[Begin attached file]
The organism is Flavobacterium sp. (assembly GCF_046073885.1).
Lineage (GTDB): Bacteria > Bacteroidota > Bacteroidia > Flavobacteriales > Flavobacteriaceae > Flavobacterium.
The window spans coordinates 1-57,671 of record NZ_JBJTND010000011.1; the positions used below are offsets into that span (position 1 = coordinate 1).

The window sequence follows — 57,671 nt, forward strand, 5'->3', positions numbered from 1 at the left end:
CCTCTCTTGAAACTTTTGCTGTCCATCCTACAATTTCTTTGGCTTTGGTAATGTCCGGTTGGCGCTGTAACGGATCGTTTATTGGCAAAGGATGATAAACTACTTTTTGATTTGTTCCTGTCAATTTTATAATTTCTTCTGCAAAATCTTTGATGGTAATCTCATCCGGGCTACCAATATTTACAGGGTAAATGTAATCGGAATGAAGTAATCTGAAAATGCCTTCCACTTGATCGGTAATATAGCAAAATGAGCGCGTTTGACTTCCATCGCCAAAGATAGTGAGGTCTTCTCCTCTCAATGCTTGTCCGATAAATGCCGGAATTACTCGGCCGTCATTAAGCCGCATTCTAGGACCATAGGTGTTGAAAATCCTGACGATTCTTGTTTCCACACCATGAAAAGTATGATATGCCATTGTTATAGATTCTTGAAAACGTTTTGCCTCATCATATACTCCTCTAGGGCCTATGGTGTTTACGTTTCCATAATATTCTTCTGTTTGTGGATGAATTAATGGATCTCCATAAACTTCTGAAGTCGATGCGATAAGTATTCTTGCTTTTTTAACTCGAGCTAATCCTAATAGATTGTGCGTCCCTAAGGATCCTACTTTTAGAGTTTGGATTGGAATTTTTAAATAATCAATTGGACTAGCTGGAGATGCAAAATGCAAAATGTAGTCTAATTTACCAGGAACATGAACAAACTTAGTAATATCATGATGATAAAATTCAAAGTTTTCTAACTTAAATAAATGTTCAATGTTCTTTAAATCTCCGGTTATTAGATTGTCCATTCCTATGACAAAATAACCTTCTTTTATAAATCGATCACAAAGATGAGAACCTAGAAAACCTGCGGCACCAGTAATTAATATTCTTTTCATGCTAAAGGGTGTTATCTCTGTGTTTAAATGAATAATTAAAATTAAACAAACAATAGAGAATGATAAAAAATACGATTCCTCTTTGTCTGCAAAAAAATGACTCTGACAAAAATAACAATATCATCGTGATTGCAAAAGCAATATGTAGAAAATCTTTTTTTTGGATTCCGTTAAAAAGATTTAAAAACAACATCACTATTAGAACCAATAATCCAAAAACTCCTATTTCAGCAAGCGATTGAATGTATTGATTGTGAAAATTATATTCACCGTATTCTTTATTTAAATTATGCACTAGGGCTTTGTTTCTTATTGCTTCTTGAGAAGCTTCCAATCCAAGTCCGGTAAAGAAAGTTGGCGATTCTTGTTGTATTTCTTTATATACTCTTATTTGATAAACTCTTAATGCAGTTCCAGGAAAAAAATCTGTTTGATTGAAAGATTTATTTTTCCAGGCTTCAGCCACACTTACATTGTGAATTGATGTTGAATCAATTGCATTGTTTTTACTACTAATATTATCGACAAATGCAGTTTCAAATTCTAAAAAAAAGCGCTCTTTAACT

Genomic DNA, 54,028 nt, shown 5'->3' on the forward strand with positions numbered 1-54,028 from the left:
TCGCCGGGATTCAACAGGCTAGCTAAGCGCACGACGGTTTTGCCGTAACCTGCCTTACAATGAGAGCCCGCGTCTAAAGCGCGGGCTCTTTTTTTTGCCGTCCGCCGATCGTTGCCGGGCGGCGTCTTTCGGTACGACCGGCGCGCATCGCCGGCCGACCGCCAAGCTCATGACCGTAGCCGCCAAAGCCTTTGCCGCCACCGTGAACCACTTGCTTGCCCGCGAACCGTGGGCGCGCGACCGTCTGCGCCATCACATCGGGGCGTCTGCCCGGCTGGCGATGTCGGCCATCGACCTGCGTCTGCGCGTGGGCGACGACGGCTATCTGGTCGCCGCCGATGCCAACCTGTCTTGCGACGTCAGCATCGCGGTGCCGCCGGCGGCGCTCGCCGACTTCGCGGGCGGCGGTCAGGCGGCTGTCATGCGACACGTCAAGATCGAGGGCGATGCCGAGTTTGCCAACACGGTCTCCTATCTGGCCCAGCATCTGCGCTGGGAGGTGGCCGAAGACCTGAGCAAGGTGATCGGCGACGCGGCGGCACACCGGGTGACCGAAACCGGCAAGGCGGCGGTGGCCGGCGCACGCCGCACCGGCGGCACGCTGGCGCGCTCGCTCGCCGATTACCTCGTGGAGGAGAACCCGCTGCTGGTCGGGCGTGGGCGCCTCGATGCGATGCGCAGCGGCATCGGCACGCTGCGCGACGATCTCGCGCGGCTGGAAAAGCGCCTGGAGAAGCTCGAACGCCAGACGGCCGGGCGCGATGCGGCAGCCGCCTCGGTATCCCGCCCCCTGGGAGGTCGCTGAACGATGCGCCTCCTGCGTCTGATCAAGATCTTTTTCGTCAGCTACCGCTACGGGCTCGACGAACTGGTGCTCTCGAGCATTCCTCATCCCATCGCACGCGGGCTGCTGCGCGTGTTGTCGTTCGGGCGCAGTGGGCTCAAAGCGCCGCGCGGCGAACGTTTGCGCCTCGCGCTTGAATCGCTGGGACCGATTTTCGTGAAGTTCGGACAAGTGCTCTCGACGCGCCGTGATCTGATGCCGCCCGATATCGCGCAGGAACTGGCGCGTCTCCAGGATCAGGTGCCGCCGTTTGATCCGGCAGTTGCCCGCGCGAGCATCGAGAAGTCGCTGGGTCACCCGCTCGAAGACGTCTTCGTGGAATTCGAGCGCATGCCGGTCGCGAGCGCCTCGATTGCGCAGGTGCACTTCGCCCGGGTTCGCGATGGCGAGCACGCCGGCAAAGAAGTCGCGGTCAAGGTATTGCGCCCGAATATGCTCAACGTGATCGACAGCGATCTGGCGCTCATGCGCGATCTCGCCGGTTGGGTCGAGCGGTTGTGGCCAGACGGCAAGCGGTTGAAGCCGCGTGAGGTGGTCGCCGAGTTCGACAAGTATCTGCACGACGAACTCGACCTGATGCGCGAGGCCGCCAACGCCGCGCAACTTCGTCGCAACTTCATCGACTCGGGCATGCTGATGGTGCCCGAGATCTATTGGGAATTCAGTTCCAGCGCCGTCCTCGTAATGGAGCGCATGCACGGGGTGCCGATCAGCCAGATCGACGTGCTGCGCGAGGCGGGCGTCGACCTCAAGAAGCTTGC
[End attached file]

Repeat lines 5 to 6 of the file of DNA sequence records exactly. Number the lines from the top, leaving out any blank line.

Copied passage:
CCTCTCTTGAAACTTTTGCTGTCCATCCTACAATTTCTTTGGCTTTGGTAATGTCCGGTTGGCGCTGTAACGGATCGTTTATTGGCAAAGGATGATAAACTACTTTTTGATTTGTTCCTGTCAATTTTATAATTTCTTCTGCAAAATCTTTGATGGTAATCTCATCCGGGCTACCAATATTTACAGGGTAAATGTAATCGGAATGAAGTAATCTGAAAATGCCTTCCACTTGATCGGTAATATAGCAAAATGAGCGCGTTTGACTTCCATCGCCAAAGATAGTGAGGTCTTCTCCTCTCAATGCTTGTCCGATAAATGCCGGAATTACTCGGCCGTCATTAAGCCGCATTCTAGGACCATAGGTGTTGAAAATCCTGACGATTCTTGTTTCCACACCATGAAAAGTATGATATGCCATTGTTATAGATTCTTGAAAACGTTTTGCCTCATCATATACTCCTCTAGGGCCTATGGTGTTTACGTTTCCATAATATTCTTCTGTTTGTGGATGAATTAATGGATCTCCATAAACTTCTGAAGTCGATGCGATAAGTATTCTTGCTTTTTTAACTCGAGCTAATCCTAATAGATTGTGCGTCCCTAAGGATCCTACTTTTAGAGTTTGGATTGGAATTTTTAAATAATCAATTGGACTAGCTGGAGATGCAAAATGCAAAATGTAGTCTAATTTACCAGGAACATGAACAAACTTAGTAATATCATGATGATAAAATTCAAAGTTTTCTAACTTAAATAAATGTTCAATGTTCTTTAAATCTCCGGTTATTAGATTGTCCATTCCTATGACAAAATAACCTTCTTTTATAAATCGATCACAAAGATGAGAACCTAGAAAACCTGCGGCACCAGTAATTAATATTCTTTTCATGCTAAAGGGTGTTATCTCTGTGTTTAAATGAATAATTAAAATTAAACAAACAATAGAGAATGATAAAAAATACGATTCCTCTTTGTCTGCAAAAAAATGACTCTGACAAAAATAACAATATCATCGTGATTGCAAAAGCAATATGTAGAAAATCTTTTTTTTGGATTCCGTTAAAAAGATTTAAAAACAACATCACTATTAGAACCAATAATCCAAAAACTCCTATTTCAGCAAGCGATTGAATGTATTGATTGTGAAAATTATATTCACCGTATTCTTTATTTAAATTATGCACTAGGGCTTTGTTTCTTATTGCTTCTTGAGAAGCTTCCAATCCAAGTCCGGTAAAGAAAGTTGGCGATTCTTGTTGTATTTCTTTATATACTCTTATTTGATAAACTCTTAATGCAGTTCCAGGAAAAAAATCTGTTTGATTGAAAGATTTATTTTTCCAGGCTTCAGCCACACTTACATTGTGAATTGATGTTGAATCAATTGCATTGTTTTTACTACTAATATTATCGACAAATGCAGTTTCAAATTCTAAAAAAAAGCGCTCTTTAACT

Genomic DNA, 54,028 nt, shown 5'->3' on the forward strand with positions numbered 1-54,028 from the left: